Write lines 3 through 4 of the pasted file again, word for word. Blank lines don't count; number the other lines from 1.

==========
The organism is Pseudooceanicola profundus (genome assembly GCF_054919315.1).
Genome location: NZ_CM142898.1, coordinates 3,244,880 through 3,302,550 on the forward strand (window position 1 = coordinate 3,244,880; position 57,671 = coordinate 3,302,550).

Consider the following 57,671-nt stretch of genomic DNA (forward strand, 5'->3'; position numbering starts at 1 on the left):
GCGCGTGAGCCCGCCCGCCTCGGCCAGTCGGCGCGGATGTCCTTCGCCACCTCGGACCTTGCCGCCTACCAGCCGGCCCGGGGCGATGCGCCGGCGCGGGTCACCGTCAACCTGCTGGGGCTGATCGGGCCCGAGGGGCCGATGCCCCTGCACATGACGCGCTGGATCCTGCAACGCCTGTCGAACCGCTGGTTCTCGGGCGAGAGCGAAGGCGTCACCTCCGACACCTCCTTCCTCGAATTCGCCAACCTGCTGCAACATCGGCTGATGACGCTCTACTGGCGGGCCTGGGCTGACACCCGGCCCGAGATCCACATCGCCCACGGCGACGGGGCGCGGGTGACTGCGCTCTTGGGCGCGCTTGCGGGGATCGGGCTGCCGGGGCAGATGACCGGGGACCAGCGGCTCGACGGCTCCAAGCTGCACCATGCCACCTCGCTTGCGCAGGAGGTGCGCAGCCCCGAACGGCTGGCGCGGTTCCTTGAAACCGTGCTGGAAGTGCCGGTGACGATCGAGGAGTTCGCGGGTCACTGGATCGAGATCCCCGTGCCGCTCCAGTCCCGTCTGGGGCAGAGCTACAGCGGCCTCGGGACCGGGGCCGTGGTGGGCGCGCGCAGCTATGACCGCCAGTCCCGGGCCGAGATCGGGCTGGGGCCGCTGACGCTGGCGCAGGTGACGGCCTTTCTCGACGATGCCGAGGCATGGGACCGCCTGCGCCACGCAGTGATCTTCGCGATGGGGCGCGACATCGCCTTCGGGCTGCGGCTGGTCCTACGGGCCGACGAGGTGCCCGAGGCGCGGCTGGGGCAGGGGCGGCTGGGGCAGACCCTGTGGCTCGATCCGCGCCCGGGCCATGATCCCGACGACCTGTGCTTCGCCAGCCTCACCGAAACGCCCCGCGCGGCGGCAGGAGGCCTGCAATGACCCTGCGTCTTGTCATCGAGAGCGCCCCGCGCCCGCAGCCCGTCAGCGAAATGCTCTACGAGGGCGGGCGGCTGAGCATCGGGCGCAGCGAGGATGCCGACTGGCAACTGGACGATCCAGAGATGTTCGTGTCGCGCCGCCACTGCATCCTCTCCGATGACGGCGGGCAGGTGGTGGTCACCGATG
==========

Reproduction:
Consider the following 57,671-nt stretch of genomic DNA (forward strand, 5'->3'; position numbering starts at 1 on the left):
GCGCGTGAGCCCGCCCGCCTCGGCCAGTCGGCGCGGATGTCCTTCGCCACCTCGGACCTTGCCGCCTACCAGCCGGCCCGGGGCGATGCGCCGGCGCGGGTCACCGTCAACCTGCTGGGGCTGATCGGGCCCGAGGGGCCGATGCCCCTGCACATGACGCGCTGGATCCTGCAACGCCTGTCGAACCGCTGGTTCTCGGGCGAGAGCGAAGGCGTCACCTCCGACACCTCCTTCCTCGAATTCGCCAACCTGCTGCAACATCGGCTGATGACGCTCTACTGGCGGGCCTGGGCTGACACCCGGCCCGAGATCCACATCGCCCACGGCGACGGGGCGCGGGTGACTGCGCTCTTGGGCGCGCTTGCGGGGATCGGGCTGCCGGGGCAGATGACCGGGGACCAGCGGCTCGACGGCTCCAAGCTGCACCATGCCACCTCGCTTGCGCAGGAGGTGCGCAGCCCCGAACGGCTGGCGCGGTTCCTTGAAACCGTGCTGGAAGTGCCGGTGACGATCGAGGAGTTCGCGGGTCACTGGATCGAGATCCCCGTGCCGCTCCAGTCCCGTCTGGGGCAGAGCTACAGCGGCCTCGGGACCGGGGCCGTGGTGGGCGCGCGCAGCTATGACCGCCAGTCCCGGGCCGAGATCGGGCTGGGGCCGCTGACGCTGGCGCAGGTGACGGCCTTTCTCGACGATGCCGAGGCATGGGACCGCCTGCGCCACGCAGTGATCTTCGCGATGGGGCGCGACATCGCCTTCGGGCTGCGGCTGGTCCTACGGGCCGACGAGGTGCCCGAGGCGCGGCTGGGGCAGGGGCGGCTGGGGCAGACCCTGTGGCTCGATCCGCGCCCGGGCCATGATCCCGACGACCTGTGCTTCGCCAGCCTCACCGAAACGCCCCGCGCGGCGGCAGGAGGCCTGCAATGACCCTGCGTCTTGTCATCGAGAGCGCCCCGCGCCCGCAGCCCGTCAGCGAAATGCTCTACGAGGGCGGGCGGCTGAGCATCGGGCGCAGCGAGGATGCCGACTGGCAACTGGACGATCCAGAGATGTTCGTGTCGCGCCGCCACTGCATCCTCTCCGATGACGGCGGGCAGGTGGTGGTCACCGATG